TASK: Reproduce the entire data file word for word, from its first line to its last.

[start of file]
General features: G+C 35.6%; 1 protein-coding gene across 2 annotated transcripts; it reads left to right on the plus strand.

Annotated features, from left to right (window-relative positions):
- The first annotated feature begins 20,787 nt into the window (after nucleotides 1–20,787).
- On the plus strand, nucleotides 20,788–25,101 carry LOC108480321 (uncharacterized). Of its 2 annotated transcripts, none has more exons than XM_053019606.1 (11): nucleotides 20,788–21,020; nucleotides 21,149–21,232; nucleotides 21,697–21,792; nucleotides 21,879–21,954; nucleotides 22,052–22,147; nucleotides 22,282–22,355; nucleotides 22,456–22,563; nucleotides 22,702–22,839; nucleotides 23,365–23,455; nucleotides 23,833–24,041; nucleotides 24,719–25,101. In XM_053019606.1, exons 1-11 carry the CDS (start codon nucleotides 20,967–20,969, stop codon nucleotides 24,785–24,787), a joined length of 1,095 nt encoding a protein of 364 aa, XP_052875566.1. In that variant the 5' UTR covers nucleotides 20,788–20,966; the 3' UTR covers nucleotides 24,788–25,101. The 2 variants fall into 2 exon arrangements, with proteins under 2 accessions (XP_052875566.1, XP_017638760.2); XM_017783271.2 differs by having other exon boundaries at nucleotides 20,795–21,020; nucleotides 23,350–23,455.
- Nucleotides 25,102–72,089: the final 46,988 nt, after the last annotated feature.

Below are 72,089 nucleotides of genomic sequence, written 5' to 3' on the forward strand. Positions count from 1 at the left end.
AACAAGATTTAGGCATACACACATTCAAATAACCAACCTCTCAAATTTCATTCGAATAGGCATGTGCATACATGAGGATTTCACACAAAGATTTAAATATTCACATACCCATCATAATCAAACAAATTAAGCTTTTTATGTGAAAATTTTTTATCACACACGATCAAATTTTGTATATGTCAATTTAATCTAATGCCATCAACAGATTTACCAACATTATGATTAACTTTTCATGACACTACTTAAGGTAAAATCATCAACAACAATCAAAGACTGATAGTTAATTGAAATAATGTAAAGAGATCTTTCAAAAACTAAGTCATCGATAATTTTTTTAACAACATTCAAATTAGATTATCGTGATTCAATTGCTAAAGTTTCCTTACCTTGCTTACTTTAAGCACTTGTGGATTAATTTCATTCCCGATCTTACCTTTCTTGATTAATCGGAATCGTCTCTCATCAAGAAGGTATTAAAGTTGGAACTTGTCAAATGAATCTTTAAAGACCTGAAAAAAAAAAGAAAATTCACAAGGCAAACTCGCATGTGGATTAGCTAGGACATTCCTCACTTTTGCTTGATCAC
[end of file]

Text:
General features: G+C 35.6%; 1 protein-coding gene across 2 annotated transcripts; it reads left to right on the plus strand.

Annotated features, from left to right (window-relative positions):
- The first annotated feature begins 20,787 nt into the window (after nucleotides 1–20,787).
- On the plus strand, nucleotides 20,788–25,101 carry LOC108480321 (uncharacterized). Of its 2 annotated transcripts, none has more exons than XM_053019606.1 (11): nucleotides 20,788–21,020; nucleotides 21,149–21,232; nucleotides 21,697–21,792; nucleotides 21,879–21,954; nucleotides 22,052–22,147; nucleotides 22,282–22,355; nucleotides 22,456–22,563; nucleotides 22,702–22,839; nucleotides 23,365–23,455; nucleotides 23,833–24,041; nucleotides 24,719–25,101. In XM_053019606.1, exons 1-11 carry the CDS (start codon nucleotides 20,967–20,969, stop codon nucleotides 24,785–24,787), a joined length of 1,095 nt encoding a protein of 364 aa, XP_052875566.1. In that variant the 5' UTR covers nucleotides 20,788–20,966; the 3' UTR covers nucleotides 24,788–25,101. The 2 variants fall into 2 exon arrangements, with proteins under 2 accessions (XP_052875566.1, XP_017638760.2); XM_017783271.2 differs by having other exon boundaries at nucleotides 20,795–21,020; nucleotides 23,350–23,455.
- Nucleotides 25,102–72,089: the final 46,988 nt, after the last annotated feature.

Below are 72,089 nucleotides of genomic sequence, written 5' to 3' on the forward strand. Positions count from 1 at the left end.
AACAAGATTTAGGCATACACACATTCAAATAACCAACCTCTCAAATTTCATTCGAATAGGCATGTGCATACATGAGGATTTCACACAAAGATTTAAATATTCACATACCCATCATAATCAAACAAATTAAGCTTTTTATGTGAAAATTTTTTATCACACACGATCAAATTTTGTATATGTCAATTTAATCTAATGCCATCAACAGATTTACCAACATTATGATTAACTTTTCATGACACTACTTAAGGTAAAATCATCAACAACAATCAAAGACTGATAGTTAATTGAAATAATGTAAAGAGATCTTTCAAAAACTAAGTCATCGATAATTTTTTTAACAACATTCAAATTAGATTATCGTGATTCAATTGCTAAAGTTTCCTTACCTTGCTTACTTTAAGCACTTGTGGATTAATTTCATTCCCGATCTTACCTTTCTTGATTAATCGGAATCGTCTCTCATCAAGAAGGTATTAAAGTTGGAACTTGTCAAATGAATCTTTAAAGACCTGAAAAAAAAAAGAAAATTCACAAGGCAAACTCGCATGTGGATTAGCTAGGACATTCCTCACTTTTGCTTGATCAC